John, Val and their growing family of three children moved several times on base before moving “out in town” in 1976 to one of the popular Deeter homes that had been built in Ridgecrest to attract civilian employees off the base and into more permanent housing. John and Val lived in this home until they relocated in August 2013 to an assisted living facility in Lancaster.
John’s love of music and singing took him from singing in various choirs in high school and college to singing in the chapel choir at the All Faith Chapel for 61 years. Choirs played a significant part in John’s life. During the period that he and his daughter, Terri, both sang in the chapel choir, his daughter fell in love with the choir director’s son, eventually marrying him and blessing John and Val with four of their seven grandsons.
John’s abilities in civil engineering and construction continued with him beyond his work at China Lake. He was continually designing and building additions to his homes as well as various pieces of furniture within. He also worked on larger projects in his spare time, such as surveying the property and helping in many of the construction efforts for his daughter and son-in-law’s home.
The last major construction project that John undertook was during his volunteer time on the board of the Ridgecrest Regional Hospital. There he oversaw the planning and construction of the multimillion-dollar Ridgecrest Regional Hospital Outpatient Pavilion. This was a fitting end to John’s work, as the Outpatient Pavilion was a major expansion of what was once the Drummond Hospital where Dr. Thomas Drummond himself had delivered John and Val’s three children during the beginning years of John’s career.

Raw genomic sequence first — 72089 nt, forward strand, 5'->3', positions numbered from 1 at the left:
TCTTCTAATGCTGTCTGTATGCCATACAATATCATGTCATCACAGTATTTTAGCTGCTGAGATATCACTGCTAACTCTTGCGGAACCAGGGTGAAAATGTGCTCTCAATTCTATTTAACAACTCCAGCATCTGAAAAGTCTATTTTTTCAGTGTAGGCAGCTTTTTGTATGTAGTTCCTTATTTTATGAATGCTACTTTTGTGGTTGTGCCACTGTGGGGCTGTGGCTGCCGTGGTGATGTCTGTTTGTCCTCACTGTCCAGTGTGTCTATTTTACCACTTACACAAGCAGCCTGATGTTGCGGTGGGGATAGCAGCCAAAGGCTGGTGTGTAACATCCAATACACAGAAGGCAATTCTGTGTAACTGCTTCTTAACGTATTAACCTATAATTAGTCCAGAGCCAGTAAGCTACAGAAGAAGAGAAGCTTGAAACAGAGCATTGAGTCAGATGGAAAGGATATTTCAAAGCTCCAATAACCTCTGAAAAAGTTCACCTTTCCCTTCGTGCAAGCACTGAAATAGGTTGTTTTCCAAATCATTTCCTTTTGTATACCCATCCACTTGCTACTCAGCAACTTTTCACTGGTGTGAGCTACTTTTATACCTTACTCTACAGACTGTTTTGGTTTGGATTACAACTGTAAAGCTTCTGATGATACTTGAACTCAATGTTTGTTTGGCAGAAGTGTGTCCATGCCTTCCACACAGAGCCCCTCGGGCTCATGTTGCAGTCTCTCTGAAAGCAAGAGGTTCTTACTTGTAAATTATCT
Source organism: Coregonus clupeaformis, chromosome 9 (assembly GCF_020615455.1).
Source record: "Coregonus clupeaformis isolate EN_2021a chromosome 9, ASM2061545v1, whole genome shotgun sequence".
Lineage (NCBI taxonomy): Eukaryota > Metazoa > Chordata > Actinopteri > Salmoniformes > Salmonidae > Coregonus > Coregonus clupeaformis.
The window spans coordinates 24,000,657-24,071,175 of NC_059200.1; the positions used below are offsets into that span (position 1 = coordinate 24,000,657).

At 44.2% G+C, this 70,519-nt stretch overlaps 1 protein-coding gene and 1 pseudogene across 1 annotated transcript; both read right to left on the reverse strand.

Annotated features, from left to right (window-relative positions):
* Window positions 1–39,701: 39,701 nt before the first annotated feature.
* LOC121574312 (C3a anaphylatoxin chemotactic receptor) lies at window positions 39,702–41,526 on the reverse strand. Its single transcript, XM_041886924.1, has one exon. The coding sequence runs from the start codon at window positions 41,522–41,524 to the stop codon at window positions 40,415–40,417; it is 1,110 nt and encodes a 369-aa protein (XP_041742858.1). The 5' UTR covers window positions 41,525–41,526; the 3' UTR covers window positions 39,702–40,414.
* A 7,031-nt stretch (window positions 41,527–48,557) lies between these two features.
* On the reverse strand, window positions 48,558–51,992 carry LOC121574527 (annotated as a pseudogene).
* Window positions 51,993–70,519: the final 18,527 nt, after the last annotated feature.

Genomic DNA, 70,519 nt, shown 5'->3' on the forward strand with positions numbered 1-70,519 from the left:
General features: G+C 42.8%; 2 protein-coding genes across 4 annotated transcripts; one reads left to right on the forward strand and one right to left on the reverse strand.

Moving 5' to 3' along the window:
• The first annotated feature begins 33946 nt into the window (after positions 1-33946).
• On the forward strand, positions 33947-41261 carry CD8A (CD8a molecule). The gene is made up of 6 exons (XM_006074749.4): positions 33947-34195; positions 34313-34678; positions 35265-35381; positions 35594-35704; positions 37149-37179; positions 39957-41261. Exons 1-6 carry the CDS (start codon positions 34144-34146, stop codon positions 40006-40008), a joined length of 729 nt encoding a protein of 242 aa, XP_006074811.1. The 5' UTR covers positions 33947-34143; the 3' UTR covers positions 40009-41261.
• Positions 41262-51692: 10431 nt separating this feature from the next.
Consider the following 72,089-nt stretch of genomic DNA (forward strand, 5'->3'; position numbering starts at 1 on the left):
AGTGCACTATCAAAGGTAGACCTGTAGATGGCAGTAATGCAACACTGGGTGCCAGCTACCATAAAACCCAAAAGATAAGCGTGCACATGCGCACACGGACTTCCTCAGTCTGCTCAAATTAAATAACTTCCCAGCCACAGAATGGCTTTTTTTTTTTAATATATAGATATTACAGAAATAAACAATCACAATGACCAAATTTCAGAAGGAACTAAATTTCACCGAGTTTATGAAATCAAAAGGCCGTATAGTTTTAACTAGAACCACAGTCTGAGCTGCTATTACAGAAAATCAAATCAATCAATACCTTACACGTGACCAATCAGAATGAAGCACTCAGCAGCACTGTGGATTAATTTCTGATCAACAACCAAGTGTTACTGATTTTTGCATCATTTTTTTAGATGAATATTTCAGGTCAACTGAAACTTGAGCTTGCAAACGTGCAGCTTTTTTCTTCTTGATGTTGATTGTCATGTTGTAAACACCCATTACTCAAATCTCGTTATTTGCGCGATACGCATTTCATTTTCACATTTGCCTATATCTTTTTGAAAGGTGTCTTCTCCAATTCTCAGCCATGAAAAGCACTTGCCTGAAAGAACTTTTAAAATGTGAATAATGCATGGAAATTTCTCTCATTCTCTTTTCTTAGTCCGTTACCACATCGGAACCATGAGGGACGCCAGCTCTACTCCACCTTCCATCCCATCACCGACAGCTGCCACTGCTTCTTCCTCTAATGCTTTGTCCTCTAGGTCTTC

John loved to share his enjoyment of woodworking with his kids and allowed them to take on some of the efforts of sanding, staining and painting particular pieces. John’s daughter, Terri, has fond memories of these times with her dad. Learning from him was of great benefit to her, as she would later spend five years of her life helping in the building of her family’s home with her husband Bob.
John also enjoyed golfing and one year even won the local division championship. After retirement, John looked forward to the times when he could share a round with his son Mitch, who shared his love of golf.
John and his family traveled every summer for their annual trip to South Lake Tahoe, where they enjoyed fishing and playing cards with friends who also vacationed there. After retirement, John and Val enjoyed taking more diverse RV trips or cruises with longtime friends and family.
John is survived by Val, his wife of 61 years, and their three children: Craig Strommen of Santa Maria, Terri Leonard of Ridgecrest and Mitch Strommen of Santa Barbara. John is also survived by seven grandsons and three great-grandchildren.
In lieu of flowers, a memorial gift to either the American Heart Association or the Alzheimer’s Association would be appreciated as John’s wife, Val, is suffering from this debilitating disease.
Submitted by the family of John StrommenStory First Published: 2013-10-23